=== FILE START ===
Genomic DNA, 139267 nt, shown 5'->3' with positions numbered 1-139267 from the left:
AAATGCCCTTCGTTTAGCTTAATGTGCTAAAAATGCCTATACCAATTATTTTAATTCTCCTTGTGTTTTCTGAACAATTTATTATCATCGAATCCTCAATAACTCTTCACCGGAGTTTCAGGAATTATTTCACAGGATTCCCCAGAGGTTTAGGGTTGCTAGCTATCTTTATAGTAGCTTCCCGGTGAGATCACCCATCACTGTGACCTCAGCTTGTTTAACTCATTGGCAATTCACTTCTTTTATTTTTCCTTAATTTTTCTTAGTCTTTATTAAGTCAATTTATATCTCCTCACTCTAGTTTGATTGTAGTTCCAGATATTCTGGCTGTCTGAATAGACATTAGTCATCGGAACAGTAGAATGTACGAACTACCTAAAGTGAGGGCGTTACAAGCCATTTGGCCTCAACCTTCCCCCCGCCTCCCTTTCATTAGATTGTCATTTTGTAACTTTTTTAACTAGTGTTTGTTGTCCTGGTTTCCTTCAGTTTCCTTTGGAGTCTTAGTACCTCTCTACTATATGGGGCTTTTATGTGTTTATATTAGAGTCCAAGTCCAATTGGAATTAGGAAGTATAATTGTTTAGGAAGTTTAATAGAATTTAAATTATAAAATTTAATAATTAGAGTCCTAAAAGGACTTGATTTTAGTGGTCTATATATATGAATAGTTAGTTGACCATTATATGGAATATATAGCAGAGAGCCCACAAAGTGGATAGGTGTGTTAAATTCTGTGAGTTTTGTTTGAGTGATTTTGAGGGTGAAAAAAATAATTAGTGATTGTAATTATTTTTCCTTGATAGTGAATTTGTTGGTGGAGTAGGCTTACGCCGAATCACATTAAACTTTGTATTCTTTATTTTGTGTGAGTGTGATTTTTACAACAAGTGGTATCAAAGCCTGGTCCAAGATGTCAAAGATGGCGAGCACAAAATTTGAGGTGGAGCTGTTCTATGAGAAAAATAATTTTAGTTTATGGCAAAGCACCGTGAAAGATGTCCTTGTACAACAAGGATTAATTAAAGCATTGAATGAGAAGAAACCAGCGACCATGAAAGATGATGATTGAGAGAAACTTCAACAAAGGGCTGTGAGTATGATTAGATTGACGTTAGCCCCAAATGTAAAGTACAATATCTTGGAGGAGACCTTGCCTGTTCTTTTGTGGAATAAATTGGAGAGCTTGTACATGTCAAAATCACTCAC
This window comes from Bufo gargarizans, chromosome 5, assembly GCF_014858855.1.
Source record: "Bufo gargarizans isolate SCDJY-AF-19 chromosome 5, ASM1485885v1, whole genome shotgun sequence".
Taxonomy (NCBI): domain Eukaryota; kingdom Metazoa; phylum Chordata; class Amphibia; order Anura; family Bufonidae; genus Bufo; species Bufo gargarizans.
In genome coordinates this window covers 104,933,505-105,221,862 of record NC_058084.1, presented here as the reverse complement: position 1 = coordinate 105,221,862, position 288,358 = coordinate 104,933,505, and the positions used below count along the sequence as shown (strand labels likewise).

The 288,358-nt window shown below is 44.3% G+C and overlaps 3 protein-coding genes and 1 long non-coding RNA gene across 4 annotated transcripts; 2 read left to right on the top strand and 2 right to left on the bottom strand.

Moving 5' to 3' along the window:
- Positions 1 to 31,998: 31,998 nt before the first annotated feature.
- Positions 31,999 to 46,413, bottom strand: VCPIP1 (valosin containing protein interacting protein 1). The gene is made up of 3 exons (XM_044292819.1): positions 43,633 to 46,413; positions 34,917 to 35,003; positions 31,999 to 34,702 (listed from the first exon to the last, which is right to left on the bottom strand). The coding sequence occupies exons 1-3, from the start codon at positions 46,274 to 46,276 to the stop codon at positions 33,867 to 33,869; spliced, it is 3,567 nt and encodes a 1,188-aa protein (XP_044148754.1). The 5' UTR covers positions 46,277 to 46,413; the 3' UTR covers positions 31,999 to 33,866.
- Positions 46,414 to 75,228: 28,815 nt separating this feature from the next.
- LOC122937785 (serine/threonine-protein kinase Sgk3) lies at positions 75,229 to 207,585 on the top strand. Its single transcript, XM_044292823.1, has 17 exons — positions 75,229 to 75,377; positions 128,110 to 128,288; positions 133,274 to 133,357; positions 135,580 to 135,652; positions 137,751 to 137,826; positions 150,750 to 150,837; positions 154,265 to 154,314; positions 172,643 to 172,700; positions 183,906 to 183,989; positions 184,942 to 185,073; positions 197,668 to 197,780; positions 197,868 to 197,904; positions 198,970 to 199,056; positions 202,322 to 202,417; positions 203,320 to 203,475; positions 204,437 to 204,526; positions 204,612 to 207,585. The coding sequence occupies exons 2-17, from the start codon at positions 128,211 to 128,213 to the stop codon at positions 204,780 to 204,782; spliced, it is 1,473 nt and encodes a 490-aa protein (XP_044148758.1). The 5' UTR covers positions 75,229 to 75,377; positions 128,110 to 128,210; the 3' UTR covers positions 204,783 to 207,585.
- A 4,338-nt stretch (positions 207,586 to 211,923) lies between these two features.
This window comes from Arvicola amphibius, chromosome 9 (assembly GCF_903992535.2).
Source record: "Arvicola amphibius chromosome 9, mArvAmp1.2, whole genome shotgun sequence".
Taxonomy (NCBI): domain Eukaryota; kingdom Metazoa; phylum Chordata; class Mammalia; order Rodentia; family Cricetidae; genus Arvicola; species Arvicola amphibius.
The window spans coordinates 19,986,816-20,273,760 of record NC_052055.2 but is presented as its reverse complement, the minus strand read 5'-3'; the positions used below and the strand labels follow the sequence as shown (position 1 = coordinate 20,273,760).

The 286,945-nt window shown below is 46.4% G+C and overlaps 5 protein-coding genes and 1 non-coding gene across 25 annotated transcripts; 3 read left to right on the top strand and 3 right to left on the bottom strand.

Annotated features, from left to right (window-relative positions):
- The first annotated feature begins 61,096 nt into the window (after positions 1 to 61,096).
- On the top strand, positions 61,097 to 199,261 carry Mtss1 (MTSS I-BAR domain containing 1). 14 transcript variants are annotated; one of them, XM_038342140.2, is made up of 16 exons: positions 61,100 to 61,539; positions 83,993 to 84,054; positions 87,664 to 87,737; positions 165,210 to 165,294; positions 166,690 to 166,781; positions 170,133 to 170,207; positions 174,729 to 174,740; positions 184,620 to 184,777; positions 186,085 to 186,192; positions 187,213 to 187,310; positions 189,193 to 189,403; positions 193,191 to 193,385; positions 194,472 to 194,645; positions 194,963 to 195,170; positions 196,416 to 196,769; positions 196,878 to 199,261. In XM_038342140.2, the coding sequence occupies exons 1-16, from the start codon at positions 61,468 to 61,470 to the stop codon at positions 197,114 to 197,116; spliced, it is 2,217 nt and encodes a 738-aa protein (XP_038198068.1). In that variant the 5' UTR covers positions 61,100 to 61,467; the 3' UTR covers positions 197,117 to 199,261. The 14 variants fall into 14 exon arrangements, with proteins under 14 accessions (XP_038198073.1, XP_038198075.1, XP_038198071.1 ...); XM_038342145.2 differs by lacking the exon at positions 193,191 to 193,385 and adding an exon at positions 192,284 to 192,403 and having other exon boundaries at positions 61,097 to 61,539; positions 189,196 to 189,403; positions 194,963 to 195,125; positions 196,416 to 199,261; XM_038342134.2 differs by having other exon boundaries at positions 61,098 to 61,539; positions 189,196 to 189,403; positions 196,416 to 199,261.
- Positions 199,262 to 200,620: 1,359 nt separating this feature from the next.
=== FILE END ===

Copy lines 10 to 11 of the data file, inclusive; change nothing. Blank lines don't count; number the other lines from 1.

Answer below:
- Positions 31,999 to 46,413, bottom strand: VCPIP1 (valosin containing protein interacting protein 1). The gene is made up of 3 exons (XM_044292819.1): positions 43,633 to 46,413; positions 34,917 to 35,003; positions 31,999 to 34,702 (listed from the first exon to the last, which is right to left on the bottom strand). The coding sequence occupies exons 1-3, from the start codon at positions 46,274 to 46,276 to the stop codon at positions 33,867 to 33,869; spliced, it is 3,567 nt and encodes a 1,188-aa protein (XP_044148754.1). The 5' UTR covers positions 46,277 to 46,413; the 3' UTR covers positions 31,999 to 33,866.
- Positions 46,414 to 75,228: 28,815 nt separating this feature from the next.